Communities and ParticipationPosted: November 8, 2007 | |
A conundrum which a lot of us have been facing … How do we know where our social computing efforts are headed. Something I have been thinking about for some time, and thought I would blog about some of my thoughts on this, basically with reference to online communities within the organizational context. One of the most important aspects of the social computing initiative in the organization could be the communities into which the folks out there organize themselves (ok, so they do need some kind of structure to guide, but not to enforce …), and the way these communities are generating value. I am not talking about these communities generating thoughts, but generating value, which is the next logical step.
It would have been quite simple, if communities were like task-forces … Come together for a particular project, complete the project, and over. This would lend these communities to measurement which could be performed by traditional project management tools. Only thing, communities are not task-forces. The question to answer before we can proceed towards measurement is, to my mind, why these communities are created. Why do we find that people organize themselves into communities? Is it because man is essentially a social animal? I dont think so … Our social instincts can be satisfied by the world around us. Especially when we are talking about communities in the organizational context. The reason, therefore, has to be a little more complex. Actually, I dont think it is. People form themselves into communities for two reasons …
1. Because they see value in the communities.
2. Because they can form communities, therefore they do.
I would think, in the organizational context, its the first point which plays an important role in the emergence of communities. Which means that if we are to define the ROI of communities, we need to do this from the perspective of the community members. With a difference … First of all, we cannot have a cost and value calculation for this, so to this extent this is different from the traditional ROI calculations. To begin with, we could calculate, more in terms of value perceived versus value expected. Remember, communities are as effective or otherwise as their members see them to be. So, the starting point for any such measurement has to be the expectations of the members, and the perceptions of the members. I would think, over a set of people, the answers we get are going to be the aggregated opinion of the community about itself.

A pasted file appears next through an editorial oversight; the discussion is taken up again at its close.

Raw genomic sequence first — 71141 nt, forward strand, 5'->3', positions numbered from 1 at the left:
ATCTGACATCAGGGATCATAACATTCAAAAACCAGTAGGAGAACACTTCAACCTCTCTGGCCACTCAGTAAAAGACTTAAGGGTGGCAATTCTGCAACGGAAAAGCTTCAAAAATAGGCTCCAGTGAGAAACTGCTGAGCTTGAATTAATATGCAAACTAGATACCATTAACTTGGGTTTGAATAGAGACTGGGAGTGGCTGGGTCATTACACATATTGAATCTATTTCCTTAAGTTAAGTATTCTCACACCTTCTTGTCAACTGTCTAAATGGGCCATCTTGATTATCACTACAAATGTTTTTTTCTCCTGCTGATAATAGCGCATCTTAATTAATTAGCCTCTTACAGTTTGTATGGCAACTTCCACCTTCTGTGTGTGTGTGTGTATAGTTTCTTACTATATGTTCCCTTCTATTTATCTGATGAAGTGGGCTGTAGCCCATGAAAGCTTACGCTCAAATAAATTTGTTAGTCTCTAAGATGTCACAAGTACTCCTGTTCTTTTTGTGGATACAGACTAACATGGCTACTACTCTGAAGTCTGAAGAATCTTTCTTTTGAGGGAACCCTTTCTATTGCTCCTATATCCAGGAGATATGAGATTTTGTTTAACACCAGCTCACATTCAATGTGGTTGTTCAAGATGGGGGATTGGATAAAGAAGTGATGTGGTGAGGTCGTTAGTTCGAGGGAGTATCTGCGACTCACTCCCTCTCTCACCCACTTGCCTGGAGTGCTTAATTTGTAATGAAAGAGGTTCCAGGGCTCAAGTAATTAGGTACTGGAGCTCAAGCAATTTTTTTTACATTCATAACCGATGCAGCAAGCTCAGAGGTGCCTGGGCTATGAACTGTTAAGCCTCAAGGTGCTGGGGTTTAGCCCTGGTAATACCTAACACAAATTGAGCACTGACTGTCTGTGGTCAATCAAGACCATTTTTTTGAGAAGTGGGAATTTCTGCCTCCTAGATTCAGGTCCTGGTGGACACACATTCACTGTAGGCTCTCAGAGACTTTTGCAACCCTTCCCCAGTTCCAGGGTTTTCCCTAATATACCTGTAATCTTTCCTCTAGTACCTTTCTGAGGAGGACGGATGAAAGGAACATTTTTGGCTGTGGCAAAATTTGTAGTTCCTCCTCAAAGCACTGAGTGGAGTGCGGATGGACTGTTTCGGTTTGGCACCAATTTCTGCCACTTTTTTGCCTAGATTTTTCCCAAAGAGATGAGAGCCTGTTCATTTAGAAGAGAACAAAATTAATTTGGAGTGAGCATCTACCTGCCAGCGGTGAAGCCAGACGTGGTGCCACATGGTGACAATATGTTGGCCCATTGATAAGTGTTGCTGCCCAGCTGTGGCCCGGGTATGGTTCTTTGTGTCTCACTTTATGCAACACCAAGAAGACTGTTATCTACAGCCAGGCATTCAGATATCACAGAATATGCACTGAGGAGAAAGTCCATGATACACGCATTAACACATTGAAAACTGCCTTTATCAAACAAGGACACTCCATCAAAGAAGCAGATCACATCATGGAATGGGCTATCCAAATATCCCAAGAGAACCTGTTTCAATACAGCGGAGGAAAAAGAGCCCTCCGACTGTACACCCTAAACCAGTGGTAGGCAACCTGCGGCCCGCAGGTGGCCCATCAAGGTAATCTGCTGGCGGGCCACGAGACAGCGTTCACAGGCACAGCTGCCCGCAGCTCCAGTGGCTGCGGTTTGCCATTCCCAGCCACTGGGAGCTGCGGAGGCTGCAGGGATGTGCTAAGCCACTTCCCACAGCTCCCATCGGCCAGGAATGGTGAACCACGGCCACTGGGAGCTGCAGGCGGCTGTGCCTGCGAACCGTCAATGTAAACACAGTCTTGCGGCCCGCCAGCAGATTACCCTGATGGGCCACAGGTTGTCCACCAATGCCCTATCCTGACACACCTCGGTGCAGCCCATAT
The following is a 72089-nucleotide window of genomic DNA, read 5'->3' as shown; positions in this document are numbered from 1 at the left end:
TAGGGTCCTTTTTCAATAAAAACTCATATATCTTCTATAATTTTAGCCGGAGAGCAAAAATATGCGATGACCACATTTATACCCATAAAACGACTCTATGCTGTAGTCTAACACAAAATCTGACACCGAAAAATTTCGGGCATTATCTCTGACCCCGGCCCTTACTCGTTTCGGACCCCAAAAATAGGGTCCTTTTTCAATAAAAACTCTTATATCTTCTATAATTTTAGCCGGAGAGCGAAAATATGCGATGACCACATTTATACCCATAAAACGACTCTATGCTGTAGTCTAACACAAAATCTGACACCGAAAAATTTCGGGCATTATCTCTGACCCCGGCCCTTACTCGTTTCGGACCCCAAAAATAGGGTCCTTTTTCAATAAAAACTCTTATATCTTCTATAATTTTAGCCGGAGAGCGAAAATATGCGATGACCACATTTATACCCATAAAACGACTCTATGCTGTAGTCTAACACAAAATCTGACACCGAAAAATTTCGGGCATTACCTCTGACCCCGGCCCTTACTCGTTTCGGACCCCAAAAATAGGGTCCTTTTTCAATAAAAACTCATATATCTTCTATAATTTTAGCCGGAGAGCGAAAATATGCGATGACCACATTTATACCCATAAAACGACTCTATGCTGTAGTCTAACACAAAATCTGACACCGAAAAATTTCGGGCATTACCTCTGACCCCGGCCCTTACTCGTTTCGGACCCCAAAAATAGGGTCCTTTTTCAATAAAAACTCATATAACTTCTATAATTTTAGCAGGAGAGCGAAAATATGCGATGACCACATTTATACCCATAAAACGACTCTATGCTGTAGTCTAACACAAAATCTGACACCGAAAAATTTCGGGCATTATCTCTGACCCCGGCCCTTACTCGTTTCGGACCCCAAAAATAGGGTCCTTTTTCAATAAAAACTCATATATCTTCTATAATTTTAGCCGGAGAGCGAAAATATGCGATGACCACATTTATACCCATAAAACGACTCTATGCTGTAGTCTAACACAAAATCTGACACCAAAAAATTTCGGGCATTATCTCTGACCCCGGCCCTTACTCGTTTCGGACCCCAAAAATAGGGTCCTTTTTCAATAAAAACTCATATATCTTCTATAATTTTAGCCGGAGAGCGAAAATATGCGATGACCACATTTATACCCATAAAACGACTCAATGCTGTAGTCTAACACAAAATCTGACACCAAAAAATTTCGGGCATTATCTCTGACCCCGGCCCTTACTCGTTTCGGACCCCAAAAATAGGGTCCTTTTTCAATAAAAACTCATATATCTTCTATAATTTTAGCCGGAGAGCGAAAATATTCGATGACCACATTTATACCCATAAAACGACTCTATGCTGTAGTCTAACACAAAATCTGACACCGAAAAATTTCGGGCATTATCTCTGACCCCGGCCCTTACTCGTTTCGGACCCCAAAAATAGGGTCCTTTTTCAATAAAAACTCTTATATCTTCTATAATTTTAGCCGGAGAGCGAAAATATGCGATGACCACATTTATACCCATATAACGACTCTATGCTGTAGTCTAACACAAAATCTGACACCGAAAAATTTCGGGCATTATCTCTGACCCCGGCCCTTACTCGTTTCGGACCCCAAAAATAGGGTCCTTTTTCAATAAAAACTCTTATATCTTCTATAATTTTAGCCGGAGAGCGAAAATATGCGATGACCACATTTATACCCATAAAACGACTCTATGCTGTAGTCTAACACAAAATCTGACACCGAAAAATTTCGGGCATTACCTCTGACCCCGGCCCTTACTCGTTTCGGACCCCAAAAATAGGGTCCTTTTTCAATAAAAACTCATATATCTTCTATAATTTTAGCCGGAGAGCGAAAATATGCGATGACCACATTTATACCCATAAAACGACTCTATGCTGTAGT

Thing is, you ask people, they are not going to reply in terms of numbers. How is a community performing at 60% any different from a community performing at 70%, for example? Its not. So, we need some proxies which can supplement these. Broadly, I think these proxies can be divided into three parts:
As you can see, any of these dimensions alone would not be enough to determine how a community is shaping up. A large community may actually not be too effective, if these members are not really contributing to the cause of the community. On the other hand, the activity in the community (the number of people logging in regularly to read posts, the number of posts), and the interactions (the number of responses to posts, follow-up posts), alone would not be enough, because in a small community, these may not be reaching a sizeable part of the intended audience. This is, obviously, assuming these to be proxies for the real thing, because the real thing is something we cant really measure, at least not as of now. More on this as I work this out …